Still more numerous are complaints like those made in the case at bar, i.e., complaints by women deputy sheriffs or other women correctional officers in county jails charging that they were sexually harassed by fellow officers or superiors. (See, e.g., Crighton v. Schuylkill County (Mar. 14, 1995, E.D.Pa. Civ. A. No. 94-5658); Anthony v. County of Sacramento, Sheriff's Dept. (E.D.Cal. 1994) 845 F. Supp. 1396, 1399 [applying California law]; Sherod v. Wahl (Mar. 19, 1993, N.D.Ill. No. 91 C 7953); Sims v. Montgomery County Com'n (M.D.Ala. 1990) 766 F. Supp. 1052, 1070-1074; Bennett v. New York City Dept. of Corrections (S.D.N.Y. 1989) 705 F. Supp. 979, 984-985; cf. Handley v. Phillips (M.D.Pa. 1989) 715 F. Supp. 657, 674 [sexual harassment of county jail matron by warden].) For example, in Sims v. Montgomery County Com'n, supra, 766 F. Supp. 1052, 1070, the federal district court concluded that "sexual harassment in the Montgomery County Sheriff's Department has permeated all ranks, from the lowest level corrections officers and deputy sheriffs to the sheriff himself, and is so pervasive and severe as to render the working conditions in the department psychologically intolerable for female officers."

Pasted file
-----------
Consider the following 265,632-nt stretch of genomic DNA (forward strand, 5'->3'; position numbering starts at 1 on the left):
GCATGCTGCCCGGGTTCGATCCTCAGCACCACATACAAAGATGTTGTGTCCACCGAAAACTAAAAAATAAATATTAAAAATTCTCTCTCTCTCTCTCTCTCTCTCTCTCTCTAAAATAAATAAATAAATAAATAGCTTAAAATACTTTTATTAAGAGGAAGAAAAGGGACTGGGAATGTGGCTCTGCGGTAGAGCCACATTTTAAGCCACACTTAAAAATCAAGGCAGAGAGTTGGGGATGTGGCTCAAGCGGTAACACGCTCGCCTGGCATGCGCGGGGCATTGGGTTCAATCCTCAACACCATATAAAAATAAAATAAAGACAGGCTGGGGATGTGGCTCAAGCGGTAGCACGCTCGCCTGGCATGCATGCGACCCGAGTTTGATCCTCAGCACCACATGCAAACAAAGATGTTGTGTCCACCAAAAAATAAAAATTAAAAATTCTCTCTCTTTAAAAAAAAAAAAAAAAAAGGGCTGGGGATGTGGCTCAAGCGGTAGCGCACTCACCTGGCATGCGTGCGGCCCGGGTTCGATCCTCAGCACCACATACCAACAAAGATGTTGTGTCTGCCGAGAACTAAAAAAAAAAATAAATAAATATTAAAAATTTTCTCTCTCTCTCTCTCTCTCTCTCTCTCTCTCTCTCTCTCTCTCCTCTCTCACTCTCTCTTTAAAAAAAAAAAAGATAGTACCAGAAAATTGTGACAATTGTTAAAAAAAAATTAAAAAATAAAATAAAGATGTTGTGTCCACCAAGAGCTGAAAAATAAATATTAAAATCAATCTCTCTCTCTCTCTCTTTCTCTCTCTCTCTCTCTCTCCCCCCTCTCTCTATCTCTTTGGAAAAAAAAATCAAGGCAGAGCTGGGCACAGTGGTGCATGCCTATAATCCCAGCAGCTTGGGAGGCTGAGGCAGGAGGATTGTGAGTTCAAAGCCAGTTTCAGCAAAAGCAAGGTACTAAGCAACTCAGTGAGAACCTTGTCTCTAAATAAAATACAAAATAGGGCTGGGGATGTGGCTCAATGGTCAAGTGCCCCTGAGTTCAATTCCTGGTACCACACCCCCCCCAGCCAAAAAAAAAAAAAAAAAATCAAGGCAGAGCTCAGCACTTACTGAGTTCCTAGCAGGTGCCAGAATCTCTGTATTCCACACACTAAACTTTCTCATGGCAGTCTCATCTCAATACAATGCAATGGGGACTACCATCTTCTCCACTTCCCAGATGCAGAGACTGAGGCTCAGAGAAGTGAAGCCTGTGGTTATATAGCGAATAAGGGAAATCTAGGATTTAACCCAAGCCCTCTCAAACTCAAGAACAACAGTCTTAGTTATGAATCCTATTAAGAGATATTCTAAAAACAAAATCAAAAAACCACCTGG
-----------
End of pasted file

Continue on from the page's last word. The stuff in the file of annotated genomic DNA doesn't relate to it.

The majority seek to distinguish these cases on several grounds, but none refutes the simple reason why I cite them: I cite these cases not for their law but for their facts, i.e., to show the frequency with which women police and correctional officers complain of sexual harassment by fellow officers or superiors. The sheer number of such complaints revealed by these cases is certainly relevant to the issue whether sexual harassment of women deputy sheriffs by fellow officers is "unusual or startling." And these complaints represent but the tip of the iceberg: because "Women often remain silent when confronted with sexual harassment" (Lindemann & Kadue, Sexual Harassment in Employment Law, supra, at p. 6, fn. omitted), it is to be expected that few women police and correctional officers will even file a formal administrative complaint charging misconduct by their fellow officers, and fewer still will "make a federal case out of it" by litigating a Title VII action (42 U.S.C. § 2000e et seq.) against their own employer. The few who do, therefore, speak for the many who experience such sexual harassment. [11 Cal. 4th 1033]

The majority cite cases from other jurisdictions that it claims support its conclusion that the sexual harassment in this case was not within the scope of employment even though it occurred during work hours in a traditionally male-dominated workplace. But in only one of the cited cases (Tumminello v. City of New York (1995) 212 A.D.2d 434 [622 N.Y.S.2d 714]) did the workplace have anything to do with law enforcement (there the parties were both detectives); all the other cases involved such sex-neutral workplaces as an insurance office, a fast-food restaurant, a commodity brokerage firm, a city public works department, a travel agency, and a manufacturing company.